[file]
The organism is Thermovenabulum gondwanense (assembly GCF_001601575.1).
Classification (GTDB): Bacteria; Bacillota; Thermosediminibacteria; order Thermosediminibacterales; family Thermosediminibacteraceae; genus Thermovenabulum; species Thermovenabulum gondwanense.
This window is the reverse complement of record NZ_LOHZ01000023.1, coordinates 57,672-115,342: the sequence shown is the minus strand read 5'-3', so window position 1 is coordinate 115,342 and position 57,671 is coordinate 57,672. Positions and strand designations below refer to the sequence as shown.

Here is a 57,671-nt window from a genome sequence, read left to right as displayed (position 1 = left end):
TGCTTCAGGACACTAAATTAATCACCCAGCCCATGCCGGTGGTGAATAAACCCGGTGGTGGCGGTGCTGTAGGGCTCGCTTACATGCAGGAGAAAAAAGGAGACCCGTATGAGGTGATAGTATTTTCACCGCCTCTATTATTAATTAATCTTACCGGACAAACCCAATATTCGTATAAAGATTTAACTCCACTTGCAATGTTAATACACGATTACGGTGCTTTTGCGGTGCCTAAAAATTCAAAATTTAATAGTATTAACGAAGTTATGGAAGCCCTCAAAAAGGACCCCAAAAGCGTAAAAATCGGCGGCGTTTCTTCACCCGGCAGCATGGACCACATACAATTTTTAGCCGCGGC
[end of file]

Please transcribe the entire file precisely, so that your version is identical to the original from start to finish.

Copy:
The organism is Thermovenabulum gondwanense (assembly GCF_001601575.1).
Classification (GTDB): Bacteria; Bacillota; Thermosediminibacteria; order Thermosediminibacterales; family Thermosediminibacteraceae; genus Thermovenabulum; species Thermovenabulum gondwanense.
This window is the reverse complement of record NZ_LOHZ01000023.1, coordinates 57,672-115,342: the sequence shown is the minus strand read 5'-3', so window position 1 is coordinate 115,342 and position 57,671 is coordinate 57,672. Positions and strand designations below refer to the sequence as shown.

Here is a 57,671-nt window from a genome sequence, read left to right as displayed (position 1 = left end):
TGCTTCAGGACACTAAATTAATCACCCAGCCCATGCCGGTGGTGAATAAACCCGGTGGTGGCGGTGCTGTAGGGCTCGCTTACATGCAGGAGAAAAAAGGAGACCCGTATGAGGTGATAGTATTTTCACCGCCTCTATTATTAATTAATCTTACCGGACAAACCCAATATTCGTATAAAGATTTAACTCCACTTGCAATGTTAATACACGATTACGGTGCTTTTGCGGTGCCTAAAAATTCAAAATTTAATAGTATTAACGAAGTTATGGAAGCCCTCAAAAAGGACCCCAAAAGCGTAAAAATCGGCGGCGTTTCTTCACCCGGCAGCATGGACCACATACAATTTTTAGCCGCGGC